# 8.1 Tracking inflation

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By the end of this section, you will be able to:

• Calculate the annual rate of inflation
• Explain and use index numbers and base years when simplifying the total quantity spent over a year for products
• Calculate inflation rates using index numbers

Dinner table conversations where you might have heard about inflation usually entail reminiscing about when “everything seemed to cost so much less. You used to be able to buy three gallons of gasoline for a dollar and then go see an afternoon movie for another dollar.” [link] compares some prices of common goods in 1970 and 2014. Of course, the average prices shown in this table may not reflect the prices where you live. The cost of living in New York City is much higher than in Houston, Texas, for example. In addition, certain products have evolved over recent decades. A new car in 2014, loaded with antipollution equipment, safety gear, computerized engine controls, and many other technological advances, is a more advanced machine (and more fuel efficient) than your typical 1970s car. However, put details like these to one side for the moment, and look at the overall pattern. The primary reason behind the price rises in [link] —and all the price increases for the other products in the economy—is not specific to the market for housing or cars or gasoline or movie tickets. Instead, it is part of a general rise in the level of all prices. In 2014, \$1 had about the same purchasing power in overall terms of goods and services as 18 cents did in 1972, because of the amount of inflation that has occurred over that time period.

Price comparisons, 1970 and 2014
Items 1970 2014
Pound of ground beef \$0.66 \$4.16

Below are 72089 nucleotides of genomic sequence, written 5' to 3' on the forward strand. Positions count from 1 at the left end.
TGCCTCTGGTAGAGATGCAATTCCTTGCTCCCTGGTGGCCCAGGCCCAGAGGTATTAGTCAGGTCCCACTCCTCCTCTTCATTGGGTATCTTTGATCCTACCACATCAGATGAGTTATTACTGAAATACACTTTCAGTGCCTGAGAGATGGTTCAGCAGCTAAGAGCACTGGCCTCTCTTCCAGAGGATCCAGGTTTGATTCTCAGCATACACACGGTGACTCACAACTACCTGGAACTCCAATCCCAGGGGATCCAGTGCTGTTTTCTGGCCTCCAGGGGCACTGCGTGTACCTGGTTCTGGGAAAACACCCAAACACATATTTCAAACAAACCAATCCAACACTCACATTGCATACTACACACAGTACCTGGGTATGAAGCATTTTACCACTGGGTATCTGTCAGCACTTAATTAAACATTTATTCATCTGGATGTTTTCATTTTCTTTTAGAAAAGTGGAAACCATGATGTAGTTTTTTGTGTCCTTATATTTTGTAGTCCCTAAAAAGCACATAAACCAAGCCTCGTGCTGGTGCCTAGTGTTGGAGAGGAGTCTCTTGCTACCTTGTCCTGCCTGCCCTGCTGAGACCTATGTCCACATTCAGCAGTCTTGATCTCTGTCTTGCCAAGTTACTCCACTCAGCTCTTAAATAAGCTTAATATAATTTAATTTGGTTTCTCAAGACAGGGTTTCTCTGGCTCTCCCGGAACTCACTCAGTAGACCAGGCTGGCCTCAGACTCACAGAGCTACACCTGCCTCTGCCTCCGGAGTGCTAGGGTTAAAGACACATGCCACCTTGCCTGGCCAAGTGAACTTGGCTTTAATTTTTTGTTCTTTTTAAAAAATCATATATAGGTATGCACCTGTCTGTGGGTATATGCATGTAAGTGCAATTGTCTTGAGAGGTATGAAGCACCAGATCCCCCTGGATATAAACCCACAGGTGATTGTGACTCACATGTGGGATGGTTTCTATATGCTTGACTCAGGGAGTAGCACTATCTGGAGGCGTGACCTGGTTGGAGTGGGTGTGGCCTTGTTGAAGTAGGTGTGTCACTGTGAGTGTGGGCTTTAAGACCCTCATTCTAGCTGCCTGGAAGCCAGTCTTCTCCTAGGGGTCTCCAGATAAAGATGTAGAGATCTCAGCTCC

Pound of butter \$0.87 \$2.93
Movie ticket \$1.55 \$8.17
Sales price of new home (median) \$22,000 \$280,000
New car \$3,000 \$32,531
Gallon of gasoline \$0.36 \$3.36
Average hourly wage for a manufacturing worker \$3.23 \$19.55
Per capita GDP \$5,069 \$53,041.98

Moreover, the power of inflation does not affect just goods and services, but wages and income levels, too. The second-to-last row of [link] shows that the average hourly wage for a manufacturing worker increased nearly six-fold from 1970 to 2014. Sure, the average worker in 2014 is better educated and more productive than the average worker in 1970—but not six times more productive. Sure, per capita GDP increased substantially from 1970 to 2014, but is the average person in the U.S. economy really more than eight times better off in just 44 years? Not likely.

A modern economy has millions of goods and services whose prices are continually quivering in the breezes of supply and demand. How can all of these shifts in price be boiled down to a single inflation rate? As with many problems in economic measurement, the conceptual answer is reasonably straightforward: Prices of a variety of goods and services are combined into a single price level; the inflation rate is simply the percentage change in the price level. Applying the concept, however, involves some practical difficulties.

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